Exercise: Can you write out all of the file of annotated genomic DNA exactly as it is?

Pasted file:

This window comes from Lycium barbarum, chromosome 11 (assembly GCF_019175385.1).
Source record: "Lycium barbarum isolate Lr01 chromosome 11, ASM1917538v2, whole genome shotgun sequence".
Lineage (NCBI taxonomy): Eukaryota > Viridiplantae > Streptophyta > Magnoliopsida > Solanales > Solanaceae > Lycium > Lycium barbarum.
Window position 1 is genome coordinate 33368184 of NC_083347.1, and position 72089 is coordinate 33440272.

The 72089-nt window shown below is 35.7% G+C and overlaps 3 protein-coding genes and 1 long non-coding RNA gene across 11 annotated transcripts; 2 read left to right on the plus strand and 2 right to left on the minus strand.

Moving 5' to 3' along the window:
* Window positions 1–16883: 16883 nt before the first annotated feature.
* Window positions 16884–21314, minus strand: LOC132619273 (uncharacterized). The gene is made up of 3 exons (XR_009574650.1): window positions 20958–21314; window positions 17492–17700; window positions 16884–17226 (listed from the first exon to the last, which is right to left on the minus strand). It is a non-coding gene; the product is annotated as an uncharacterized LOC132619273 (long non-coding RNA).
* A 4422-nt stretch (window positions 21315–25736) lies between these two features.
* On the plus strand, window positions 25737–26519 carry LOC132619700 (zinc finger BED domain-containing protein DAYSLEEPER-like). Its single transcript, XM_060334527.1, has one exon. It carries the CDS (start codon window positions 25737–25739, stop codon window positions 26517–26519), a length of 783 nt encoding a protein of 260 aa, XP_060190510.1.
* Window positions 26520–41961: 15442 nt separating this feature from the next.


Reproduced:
This window comes from Lycium barbarum, chromosome 11 (assembly GCF_019175385.1).
Source record: "Lycium barbarum isolate Lr01 chromosome 11, ASM1917538v2, whole genome shotgun sequence".
Lineage (NCBI taxonomy): Eukaryota > Viridiplantae > Streptophyta > Magnoliopsida > Solanales > Solanaceae > Lycium > Lycium barbarum.
Window position 1 is genome coordinate 33368184 of NC_083347.1, and position 72089 is coordinate 33440272.

The 72089-nt window shown below is 35.7% G+C and overlaps 3 protein-coding genes and 1 long non-coding RNA gene across 11 annotated transcripts; 2 read left to right on the plus strand and 2 right to left on the minus strand.

Moving 5' to 3' along the window:
* Window positions 1–16883: 16883 nt before the first annotated feature.
* Window positions 16884–21314, minus strand: LOC132619273 (uncharacterized). The gene is made up of 3 exons (XR_009574650.1): window positions 20958–21314; window positions 17492–17700; window positions 16884–17226 (listed from the first exon to the last, which is right to left on the minus strand). It is a non-coding gene; the product is annotated as an uncharacterized LOC132619273 (long non-coding RNA).
* A 4422-nt stretch (window positions 21315–25736) lies between these two features.
* On the plus strand, window positions 25737–26519 carry LOC132619700 (zinc finger BED domain-containing protein DAYSLEEPER-like). Its single transcript, XM_060334527.1, has one exon. It carries the CDS (start codon window positions 25737–25739, stop codon window positions 26517–26519), a length of 783 nt encoding a protein of 260 aa, XP_060190510.1.
* Window positions 26520–41961: 15442 nt separating this feature from the next.